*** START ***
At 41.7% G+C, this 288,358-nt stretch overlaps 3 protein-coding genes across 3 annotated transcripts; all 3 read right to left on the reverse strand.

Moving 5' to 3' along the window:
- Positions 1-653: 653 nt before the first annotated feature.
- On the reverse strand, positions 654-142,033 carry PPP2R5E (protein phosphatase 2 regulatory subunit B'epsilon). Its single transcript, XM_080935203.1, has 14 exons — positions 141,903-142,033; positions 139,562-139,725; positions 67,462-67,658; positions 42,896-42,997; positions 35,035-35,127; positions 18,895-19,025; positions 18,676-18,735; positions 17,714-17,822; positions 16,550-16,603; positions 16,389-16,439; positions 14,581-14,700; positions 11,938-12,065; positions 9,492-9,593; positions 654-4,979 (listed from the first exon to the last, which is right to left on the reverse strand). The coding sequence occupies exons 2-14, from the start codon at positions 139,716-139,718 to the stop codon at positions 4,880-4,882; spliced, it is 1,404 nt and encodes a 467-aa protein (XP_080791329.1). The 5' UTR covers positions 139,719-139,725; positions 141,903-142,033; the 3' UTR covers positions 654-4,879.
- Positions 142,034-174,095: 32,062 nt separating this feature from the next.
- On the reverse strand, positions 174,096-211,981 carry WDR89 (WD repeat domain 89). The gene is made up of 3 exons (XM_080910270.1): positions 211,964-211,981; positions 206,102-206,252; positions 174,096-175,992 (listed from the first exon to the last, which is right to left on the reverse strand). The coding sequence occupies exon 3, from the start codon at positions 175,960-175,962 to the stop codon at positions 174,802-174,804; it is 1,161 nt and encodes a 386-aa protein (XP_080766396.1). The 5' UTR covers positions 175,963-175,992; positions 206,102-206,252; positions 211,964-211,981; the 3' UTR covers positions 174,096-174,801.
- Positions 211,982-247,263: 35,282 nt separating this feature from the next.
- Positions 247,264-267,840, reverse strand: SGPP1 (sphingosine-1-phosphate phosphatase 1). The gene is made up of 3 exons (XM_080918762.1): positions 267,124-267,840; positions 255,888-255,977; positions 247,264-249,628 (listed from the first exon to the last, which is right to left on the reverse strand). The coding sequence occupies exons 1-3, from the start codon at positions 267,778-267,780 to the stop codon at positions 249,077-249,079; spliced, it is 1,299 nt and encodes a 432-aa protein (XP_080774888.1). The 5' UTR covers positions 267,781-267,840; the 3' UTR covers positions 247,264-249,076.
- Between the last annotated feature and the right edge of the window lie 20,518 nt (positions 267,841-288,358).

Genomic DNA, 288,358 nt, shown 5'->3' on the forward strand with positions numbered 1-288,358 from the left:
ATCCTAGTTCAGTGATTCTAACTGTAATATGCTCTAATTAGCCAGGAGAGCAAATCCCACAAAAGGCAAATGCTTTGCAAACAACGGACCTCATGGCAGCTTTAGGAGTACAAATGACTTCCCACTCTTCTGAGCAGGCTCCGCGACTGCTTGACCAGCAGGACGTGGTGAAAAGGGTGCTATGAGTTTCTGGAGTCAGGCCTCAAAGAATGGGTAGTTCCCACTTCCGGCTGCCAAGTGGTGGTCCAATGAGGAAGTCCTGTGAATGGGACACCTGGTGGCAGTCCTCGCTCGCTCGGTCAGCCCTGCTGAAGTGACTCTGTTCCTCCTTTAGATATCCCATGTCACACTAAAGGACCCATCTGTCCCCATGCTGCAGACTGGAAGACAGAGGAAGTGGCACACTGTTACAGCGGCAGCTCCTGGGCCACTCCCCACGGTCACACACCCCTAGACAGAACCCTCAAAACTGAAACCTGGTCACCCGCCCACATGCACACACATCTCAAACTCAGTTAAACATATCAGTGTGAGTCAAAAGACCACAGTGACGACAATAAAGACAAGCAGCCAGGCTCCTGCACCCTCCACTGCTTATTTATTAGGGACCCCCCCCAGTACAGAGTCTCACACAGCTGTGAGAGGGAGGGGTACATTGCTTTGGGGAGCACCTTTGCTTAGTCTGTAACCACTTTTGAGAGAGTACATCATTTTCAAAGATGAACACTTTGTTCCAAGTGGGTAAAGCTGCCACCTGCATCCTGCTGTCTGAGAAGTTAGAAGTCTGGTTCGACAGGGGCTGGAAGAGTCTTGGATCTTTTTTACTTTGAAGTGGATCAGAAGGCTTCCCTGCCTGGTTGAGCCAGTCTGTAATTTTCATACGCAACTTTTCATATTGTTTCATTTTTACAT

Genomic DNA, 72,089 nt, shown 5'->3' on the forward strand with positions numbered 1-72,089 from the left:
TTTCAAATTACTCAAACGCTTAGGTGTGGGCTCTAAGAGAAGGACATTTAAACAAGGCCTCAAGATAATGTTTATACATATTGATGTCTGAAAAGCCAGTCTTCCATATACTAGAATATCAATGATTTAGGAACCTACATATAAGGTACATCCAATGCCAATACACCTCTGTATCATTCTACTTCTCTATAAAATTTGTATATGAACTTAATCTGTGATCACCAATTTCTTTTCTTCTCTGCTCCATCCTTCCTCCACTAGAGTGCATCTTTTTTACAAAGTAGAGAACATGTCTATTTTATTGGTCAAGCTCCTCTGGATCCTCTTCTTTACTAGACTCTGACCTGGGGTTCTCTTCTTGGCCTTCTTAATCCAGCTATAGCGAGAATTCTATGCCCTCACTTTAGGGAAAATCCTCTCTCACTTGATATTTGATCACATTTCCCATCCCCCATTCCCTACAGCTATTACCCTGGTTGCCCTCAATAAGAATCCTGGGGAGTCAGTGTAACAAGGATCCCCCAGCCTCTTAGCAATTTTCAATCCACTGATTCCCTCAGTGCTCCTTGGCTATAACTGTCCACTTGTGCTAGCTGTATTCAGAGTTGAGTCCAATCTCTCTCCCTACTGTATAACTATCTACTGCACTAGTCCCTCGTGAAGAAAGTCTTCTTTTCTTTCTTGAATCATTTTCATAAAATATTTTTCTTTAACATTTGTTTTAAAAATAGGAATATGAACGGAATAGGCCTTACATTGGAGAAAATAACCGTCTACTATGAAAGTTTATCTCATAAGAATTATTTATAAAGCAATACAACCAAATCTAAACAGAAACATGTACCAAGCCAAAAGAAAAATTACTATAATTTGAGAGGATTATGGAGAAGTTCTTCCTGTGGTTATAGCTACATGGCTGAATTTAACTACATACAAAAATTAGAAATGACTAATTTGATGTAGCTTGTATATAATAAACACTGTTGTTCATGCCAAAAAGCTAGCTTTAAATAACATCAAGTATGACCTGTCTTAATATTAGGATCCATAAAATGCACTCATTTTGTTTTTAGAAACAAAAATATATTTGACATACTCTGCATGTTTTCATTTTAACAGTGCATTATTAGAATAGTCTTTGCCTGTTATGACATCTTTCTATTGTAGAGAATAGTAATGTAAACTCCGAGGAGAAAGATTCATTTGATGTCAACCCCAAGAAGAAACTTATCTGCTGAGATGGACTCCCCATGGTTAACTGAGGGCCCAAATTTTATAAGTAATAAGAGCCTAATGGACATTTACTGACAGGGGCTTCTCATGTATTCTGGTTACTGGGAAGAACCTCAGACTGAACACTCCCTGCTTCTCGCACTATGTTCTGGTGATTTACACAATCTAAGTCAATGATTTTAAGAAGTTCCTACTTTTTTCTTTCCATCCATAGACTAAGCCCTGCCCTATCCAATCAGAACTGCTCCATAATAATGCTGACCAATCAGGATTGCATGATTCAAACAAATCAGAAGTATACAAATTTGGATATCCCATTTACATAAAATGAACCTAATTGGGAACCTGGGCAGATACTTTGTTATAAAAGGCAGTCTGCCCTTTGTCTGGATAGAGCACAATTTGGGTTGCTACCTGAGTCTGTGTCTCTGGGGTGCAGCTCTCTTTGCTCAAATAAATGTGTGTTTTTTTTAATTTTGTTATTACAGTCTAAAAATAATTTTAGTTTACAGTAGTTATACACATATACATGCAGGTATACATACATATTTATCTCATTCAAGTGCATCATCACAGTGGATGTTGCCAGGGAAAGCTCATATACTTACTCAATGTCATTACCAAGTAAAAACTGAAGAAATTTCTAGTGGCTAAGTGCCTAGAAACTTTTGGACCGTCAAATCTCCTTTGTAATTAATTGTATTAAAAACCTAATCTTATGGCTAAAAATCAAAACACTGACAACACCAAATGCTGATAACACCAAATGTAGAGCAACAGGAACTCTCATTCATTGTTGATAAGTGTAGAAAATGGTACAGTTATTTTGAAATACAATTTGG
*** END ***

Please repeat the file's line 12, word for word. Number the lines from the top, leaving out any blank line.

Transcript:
Genomic DNA, 72,089 nt, shown 5'->3' on the forward strand with positions numbered 1-72,089 from the left: